• Organic lacinato kale: $1.99 for one bunch
  • 365 bagged organic carrots: $1.99 for 5 pounds
  • Organic garlic: $0.96
  • Limes: $1.32 for four
  • Organic cherry tomatoes: $3.99 for 12 ounces
  • Organic blackberries: $5 for 2 pints (on sale)
  • Red seedless grapes: $4.72 for 2.37 pounds (on sale)
  • Haas avocados: $5 for five (on sale)
  • Organic Fuji apples: $1.61 for two
  • Organic green cabbage: $5.59 for 5.69 pounds
  • 365 organic firm tofu: $1.79 for 14 ounces
  • Gluten-free battered frozen haddock: $4.89 for 10 ounces (on sale)
  • Cooked shrimp: $4.23 for .53 pound (on sale)
  • Boneless, skinless chicken breast: $13.17 for 3.30 pounds (on sale)
  • Hot Italian and white wine garlic pork sausages: $7.98 for two pounds (on sale)
  • Beef bottom round roast: $14.97 for 2.96 pounds (on sale)
Credit: Danielle Centoni


  • Granola, almond milk, and fresh fruit (twice)
  • Oatmeal and almond milk (twice)
  • Crustless quiches with tomatoes and greens 
  • Avocado toast with fried eggs
  • Poached eggs with sautéed polenta and warm cherry tomatoes
Credit: Danielle Centoni


  • Tuna sandwiches 
  • Black bean, brown rice, shrimp and/or chicken and avocado bowls (several days)
  • Leftover beef soup
  • Leftover lentil soup
  • Leftover kimchi stir-fry
  • Chicken and Piave cheese open-faced sandwiches 
  • Fruit on the side (grapes, apples, blackberries)
Credit: Danielle Centoni


  • Beef, carrot, and barley soup 
  • Sausage and beef ragù on polenta with Broccolini
  • Fish tacos with avocados and cabbage slaw  
  • Italian sausage fusilli with Piave cheese and escarole salad 
  • Chicken schnitzel with roasted cabbage wedges
  • Lentil stew with carrots, kale, and sausage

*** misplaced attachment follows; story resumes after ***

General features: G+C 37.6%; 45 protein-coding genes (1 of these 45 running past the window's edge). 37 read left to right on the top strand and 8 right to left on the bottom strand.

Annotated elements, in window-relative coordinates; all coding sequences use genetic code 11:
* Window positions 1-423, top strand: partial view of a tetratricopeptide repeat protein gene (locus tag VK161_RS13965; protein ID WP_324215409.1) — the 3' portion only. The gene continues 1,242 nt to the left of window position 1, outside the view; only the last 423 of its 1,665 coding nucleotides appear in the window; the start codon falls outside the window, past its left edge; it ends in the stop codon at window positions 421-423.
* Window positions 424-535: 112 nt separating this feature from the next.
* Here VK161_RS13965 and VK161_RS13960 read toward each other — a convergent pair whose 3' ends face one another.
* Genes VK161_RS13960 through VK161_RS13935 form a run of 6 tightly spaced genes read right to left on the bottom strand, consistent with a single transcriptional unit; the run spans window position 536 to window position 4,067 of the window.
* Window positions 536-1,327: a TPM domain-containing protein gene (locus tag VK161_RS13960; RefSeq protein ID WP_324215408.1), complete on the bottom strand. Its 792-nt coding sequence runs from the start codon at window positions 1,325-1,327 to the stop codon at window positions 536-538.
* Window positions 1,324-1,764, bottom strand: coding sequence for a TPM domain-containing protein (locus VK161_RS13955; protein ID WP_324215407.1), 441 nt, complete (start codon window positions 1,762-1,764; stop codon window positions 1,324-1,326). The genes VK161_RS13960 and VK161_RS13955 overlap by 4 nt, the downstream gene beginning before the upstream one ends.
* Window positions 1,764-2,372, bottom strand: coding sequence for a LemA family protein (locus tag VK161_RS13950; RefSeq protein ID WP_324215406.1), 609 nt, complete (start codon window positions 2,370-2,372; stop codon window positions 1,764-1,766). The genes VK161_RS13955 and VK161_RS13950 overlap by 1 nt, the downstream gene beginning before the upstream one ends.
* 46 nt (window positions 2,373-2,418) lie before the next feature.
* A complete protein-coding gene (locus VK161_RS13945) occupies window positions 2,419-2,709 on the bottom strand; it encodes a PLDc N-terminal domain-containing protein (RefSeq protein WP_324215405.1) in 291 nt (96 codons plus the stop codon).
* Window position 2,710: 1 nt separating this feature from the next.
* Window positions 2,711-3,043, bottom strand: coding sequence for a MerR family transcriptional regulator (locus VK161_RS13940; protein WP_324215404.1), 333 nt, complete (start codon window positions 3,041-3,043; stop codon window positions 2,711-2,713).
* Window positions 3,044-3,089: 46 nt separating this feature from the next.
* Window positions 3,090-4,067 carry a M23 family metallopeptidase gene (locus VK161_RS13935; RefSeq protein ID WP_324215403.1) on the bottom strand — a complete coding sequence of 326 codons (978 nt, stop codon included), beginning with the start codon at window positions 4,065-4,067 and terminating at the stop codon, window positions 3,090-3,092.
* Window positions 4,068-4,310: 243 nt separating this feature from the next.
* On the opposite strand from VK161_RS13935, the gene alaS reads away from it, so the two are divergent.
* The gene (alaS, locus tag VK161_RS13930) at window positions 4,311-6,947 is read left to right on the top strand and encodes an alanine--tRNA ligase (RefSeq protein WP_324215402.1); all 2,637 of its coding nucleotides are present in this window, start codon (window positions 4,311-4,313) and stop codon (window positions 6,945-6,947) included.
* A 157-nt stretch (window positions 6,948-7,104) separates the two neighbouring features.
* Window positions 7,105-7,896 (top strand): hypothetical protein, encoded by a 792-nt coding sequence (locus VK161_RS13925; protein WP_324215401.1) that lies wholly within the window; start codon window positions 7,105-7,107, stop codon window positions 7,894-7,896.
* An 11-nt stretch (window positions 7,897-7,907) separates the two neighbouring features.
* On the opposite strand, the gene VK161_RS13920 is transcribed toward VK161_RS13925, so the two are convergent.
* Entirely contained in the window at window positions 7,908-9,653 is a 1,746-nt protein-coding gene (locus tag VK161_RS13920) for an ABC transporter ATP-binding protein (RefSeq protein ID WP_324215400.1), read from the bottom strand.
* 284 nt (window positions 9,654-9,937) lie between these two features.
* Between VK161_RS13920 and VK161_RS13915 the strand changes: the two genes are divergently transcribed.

• Tofu-kimchi stir-fry on brown rice
Credit: Photos: Danielle Centoni, Products: Whole Foods

The Daily Breakdown

The sales start on Wednesdays so I waited to shop until then.

Credit: Danielle Centoni


  • Dinner: Italian sausage fusilli with Piave cheese and escarole salad. (Made a simple sauce of canned tomatoes, onion, garlic, anchovy, and spicy sausage. Added a peach I had on hand to the salad but one of the apples would have been great too. Pantry items: olive oil, vinegar and onion.)


  • Breakfast: Granola, almond milk, and fresh fruit.
  • Lunch: Tuna sandwiches (kids) and tuna melts (adults). (Pantry items: mayo, mustard, and pickle relish.)
  • Dinner: Lentil stew with carrots, kale, and sausage. (Used 2 of the 3 white wine sausages and saved the third for the ragu. Pantry items: chicken stock from my freezer.)
Credit: Danielle Centoni


  • Breakfast: Oatmeal and almond milk. (Pantry items: applesauce and almonds.)
  • Lunch: PB& J sandwiches (kids) and leftover lentil stew (adults). (Pantry items: peanut butter and jelly.)
  • Dinner: Chicken schnitzel with roasted cabbage wedges. (Pantry items: flour, Dijon mustard, lemon, capers, and homemade breadcrumbs from my freezer.)


  • Breakfast: Avocado toast with fried eggs.
  • Lunch: Black bean, rice, shrimp and/or chicken bowls with avocado and cherry tomatoes.
  • Dinner: Beef, carrot, and barley soup. (Used 2 of the 3 pounds of top round I got on sale. The other pound was used for the ragu. Pantry items: Homemade chicken stock and two cubes of leftover tomato paste from my freezer.) 
Credit: Danielle Centoni


  • Breakfast: Mini crustless quiches with cherry tomatoes, sautéed kale, and Gruyere. 
  • Lunch: Open-faced chicken and Piave cheese toasts.
  • Dinner: Sausage and beef ragu on polenta with Broccolini. (Used the sausage and beef, which I chopped in a food processor, that I reserved from the other meals, plus carrot, garlic, canned tomatoes. Pantry items: Onion and broth I defrosted for the beef soup and lentil stew.)


  • Breakfast: Poached eggs with sautéed leftover polenta and warm cherry tomatoes (just tossed halved tomatoes in with the polenta squares while they seared).
  • Lunch: Leftover beef and barley soup (one kid); open-faced tuna melt (one adult); black bean, rice, shrimp and/or chicken and avocado bowls (one adult and one kid).
  • Dinner: Fish tacos with avocados and cabbage slaw. (Used the frozen battered fish, which was just barely enough. Family would have been happier if I bought two boxes. Pantry items: mayo, spices.)


  • Breakfast: Granola, almond milk, and fresh fruit.
  • Lunch: Tofu-kimchi stir-fry on brown rice. (Pantry items: soy sauce, gochujang, and homemade kimchi.)
  • Dinner: Black bean, rice, shrimp and/or chicken and avocado bowls.


  • Breakfast: Oatmeal and almond milk.
  • Lunch: Leftover kimchi stir-fry (one kid); bean, rice, and slaw bowls (one kid); adults foraged in the freezer for frozen meals purchased at a different time.